Ships named for the state of North Carolina enjoy a long and proud history.
The first USS NORTH CAROLINA, a 74-gun ship of the line, was launched in Philadelphia, September 1820, and fitted out in Norfolk, Virginia, with Master Commandant Charles W. Morgan in command. A three-masted square-rigger with an overall length of 196 feet 3 inches and beam of 54 feet, she displaced 2,633 tons and carried a complement of 820. As Commodore John Rodgers’ flagship in the Mediterranean, NORTH CAROLINA symbolized naval might and provided the young republic much-needed prestige and respectability. During this time, Rodgers laid the groundwork for the 1830 commercial treaty with Turkey, which opened the eastern Mediterranean and Black Sea ports to American traders. In 1836, NORTH CAROLINA refitted and cruised the Pacific waters of western South America and Mexico to protect American commerce while war raged between Chile and Peru. NORTH CAROLINA became a receiving ship in New York Navy Yard in 1839, remained in that position throughout the Civil War, and was sold for scrap in 1867.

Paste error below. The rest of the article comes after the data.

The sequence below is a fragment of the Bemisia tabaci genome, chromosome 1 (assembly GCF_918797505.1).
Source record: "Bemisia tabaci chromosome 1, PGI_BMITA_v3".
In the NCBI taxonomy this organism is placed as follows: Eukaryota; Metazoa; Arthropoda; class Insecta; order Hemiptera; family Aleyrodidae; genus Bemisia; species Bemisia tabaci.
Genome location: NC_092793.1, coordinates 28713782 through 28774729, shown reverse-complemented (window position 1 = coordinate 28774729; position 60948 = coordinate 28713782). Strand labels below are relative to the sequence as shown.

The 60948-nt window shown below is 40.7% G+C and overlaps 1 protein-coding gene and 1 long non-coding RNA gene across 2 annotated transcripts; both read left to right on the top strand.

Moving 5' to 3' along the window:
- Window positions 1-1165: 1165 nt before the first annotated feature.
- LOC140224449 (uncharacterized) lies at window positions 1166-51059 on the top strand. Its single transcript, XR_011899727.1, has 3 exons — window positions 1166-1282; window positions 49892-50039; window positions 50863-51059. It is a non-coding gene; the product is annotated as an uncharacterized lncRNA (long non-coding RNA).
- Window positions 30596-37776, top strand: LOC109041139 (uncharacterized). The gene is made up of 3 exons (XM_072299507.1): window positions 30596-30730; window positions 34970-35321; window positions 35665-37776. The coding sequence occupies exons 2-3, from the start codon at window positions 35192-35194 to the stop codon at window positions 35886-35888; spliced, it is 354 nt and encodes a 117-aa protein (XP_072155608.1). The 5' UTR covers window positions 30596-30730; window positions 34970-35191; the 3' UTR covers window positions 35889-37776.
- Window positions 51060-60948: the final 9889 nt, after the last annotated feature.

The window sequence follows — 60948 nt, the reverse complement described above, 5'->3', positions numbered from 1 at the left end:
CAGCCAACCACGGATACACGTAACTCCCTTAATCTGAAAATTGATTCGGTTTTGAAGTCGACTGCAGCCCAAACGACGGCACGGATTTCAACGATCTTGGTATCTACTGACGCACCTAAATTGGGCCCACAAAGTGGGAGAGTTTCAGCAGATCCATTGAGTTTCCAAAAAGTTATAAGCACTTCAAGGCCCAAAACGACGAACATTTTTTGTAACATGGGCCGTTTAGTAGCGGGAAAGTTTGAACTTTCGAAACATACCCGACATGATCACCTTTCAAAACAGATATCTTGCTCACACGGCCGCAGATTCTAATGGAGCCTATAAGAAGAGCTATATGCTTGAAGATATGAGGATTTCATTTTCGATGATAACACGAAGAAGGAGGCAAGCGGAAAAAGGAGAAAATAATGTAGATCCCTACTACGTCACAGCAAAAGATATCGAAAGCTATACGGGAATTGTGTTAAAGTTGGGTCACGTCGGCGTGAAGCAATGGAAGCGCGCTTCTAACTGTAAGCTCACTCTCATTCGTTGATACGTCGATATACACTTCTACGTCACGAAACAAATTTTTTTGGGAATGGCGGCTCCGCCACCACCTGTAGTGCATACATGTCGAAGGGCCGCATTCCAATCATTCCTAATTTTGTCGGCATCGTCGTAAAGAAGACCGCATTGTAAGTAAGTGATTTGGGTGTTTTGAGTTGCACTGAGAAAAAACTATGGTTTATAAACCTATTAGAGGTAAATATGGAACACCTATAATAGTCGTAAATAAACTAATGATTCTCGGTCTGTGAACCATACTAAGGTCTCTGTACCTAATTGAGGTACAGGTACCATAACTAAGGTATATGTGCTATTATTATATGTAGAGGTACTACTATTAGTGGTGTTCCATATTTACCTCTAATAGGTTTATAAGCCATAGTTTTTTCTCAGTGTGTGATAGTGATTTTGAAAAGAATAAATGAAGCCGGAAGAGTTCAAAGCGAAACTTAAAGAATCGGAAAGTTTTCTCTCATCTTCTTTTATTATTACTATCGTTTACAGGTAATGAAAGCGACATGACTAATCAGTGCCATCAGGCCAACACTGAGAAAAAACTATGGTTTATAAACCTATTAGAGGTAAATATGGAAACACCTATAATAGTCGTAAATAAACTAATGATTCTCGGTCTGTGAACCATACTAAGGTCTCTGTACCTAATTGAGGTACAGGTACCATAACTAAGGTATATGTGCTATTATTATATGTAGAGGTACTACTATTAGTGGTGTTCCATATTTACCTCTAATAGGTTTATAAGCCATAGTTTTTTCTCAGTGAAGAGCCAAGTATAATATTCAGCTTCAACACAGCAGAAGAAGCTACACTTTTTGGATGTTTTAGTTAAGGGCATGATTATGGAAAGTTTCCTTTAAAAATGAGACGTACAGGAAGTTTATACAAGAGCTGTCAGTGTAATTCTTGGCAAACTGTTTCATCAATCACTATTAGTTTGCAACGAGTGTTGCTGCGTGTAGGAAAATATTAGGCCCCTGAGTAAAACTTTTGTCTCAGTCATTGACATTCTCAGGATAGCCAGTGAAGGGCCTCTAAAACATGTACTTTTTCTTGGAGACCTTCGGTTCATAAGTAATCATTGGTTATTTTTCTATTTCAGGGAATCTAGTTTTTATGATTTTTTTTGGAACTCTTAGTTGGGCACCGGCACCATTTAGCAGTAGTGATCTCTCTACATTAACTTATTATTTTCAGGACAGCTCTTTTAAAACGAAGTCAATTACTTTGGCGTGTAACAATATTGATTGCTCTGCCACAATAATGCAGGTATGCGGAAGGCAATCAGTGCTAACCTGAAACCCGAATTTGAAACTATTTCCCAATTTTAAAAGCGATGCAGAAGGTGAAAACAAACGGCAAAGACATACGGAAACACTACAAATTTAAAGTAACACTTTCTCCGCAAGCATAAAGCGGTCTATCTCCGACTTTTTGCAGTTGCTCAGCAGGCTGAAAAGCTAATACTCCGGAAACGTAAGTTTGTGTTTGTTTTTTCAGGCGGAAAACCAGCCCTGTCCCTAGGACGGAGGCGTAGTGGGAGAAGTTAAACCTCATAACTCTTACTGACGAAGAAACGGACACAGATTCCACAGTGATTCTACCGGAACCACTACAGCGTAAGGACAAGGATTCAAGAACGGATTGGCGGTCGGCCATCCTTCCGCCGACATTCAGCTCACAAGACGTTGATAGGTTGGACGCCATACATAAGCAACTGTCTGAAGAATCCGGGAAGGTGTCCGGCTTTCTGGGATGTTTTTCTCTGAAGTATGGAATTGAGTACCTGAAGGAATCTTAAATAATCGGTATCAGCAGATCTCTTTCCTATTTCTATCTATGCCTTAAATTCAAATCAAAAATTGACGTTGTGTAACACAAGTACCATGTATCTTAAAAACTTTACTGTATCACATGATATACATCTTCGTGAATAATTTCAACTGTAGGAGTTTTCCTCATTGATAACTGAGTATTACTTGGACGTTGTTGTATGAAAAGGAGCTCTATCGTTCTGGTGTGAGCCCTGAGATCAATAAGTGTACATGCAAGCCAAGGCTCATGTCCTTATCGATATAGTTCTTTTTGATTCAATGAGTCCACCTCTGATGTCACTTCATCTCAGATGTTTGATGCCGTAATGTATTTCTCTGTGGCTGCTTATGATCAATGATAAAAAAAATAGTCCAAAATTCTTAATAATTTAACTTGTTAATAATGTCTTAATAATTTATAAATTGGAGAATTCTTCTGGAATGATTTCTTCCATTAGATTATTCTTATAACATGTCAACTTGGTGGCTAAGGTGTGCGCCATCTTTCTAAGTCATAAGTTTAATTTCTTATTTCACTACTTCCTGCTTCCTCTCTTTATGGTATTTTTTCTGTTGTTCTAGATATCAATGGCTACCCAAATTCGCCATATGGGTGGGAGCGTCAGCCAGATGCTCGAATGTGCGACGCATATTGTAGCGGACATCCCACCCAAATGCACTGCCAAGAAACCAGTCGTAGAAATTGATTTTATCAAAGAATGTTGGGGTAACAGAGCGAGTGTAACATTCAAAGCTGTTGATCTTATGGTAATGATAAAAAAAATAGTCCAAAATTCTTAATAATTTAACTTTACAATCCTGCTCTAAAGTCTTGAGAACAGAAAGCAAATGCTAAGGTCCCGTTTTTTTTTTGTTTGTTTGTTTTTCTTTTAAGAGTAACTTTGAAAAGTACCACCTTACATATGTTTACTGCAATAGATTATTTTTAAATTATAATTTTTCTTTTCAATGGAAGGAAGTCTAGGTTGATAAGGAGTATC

The Confederate States Navy’s 174-foot ironclad CSS NORTH CAROLINA was constructed in Wilmington, North Carolina, near the site of Battleship NORTH CAROLINA. Displacing 600 tons, her main battery consisted of four 8-inch guns and her complement of 150 men. Due to structural imperfections and unreliable machinery, she was usually anchored near the mouth of the Cape Fear River as a guard ship to help keep the port of Wilmington open for blockade runners. She developed leaks and sank in September 1864 near Southport, North Carolina.
The second U.S. Navy ship named NORTH CAROLINA was Armored Cruiser 12, commissioned in 1908 at Norfolk, Virginia. With a length of 504 feet, she displaced 14,500 tons and her designed speed was 22 knots. Her main battery consisted of four 10-inch guns and her secondary of sixteen 6-inch and twenty-two 3-inch rapid fire guns. Her complement was 38 officers and 821 enlisted men. In early 1909 she carried President-elect William Howard Taft on an inspection tour of the Panama Canal, then under construction. Later that year she sailed the Mediterranean to protect Americans threatened by the Turkish Empire and to aid Armenians, victims of massacre. She participated in ceremonial and diplomatic activities in South America, including the centennials of Argentina and Venezuela, carrying the Secretary of War for inspection tours of Puerto Rico, Santo Domingo, Cuba and the Panama Canal and brought home the bodies from the USS MAINE. She became a pioneer of naval aviation when an AB-2 Curtiss flying boat was catapult- launched from her stern on November 5, 1915.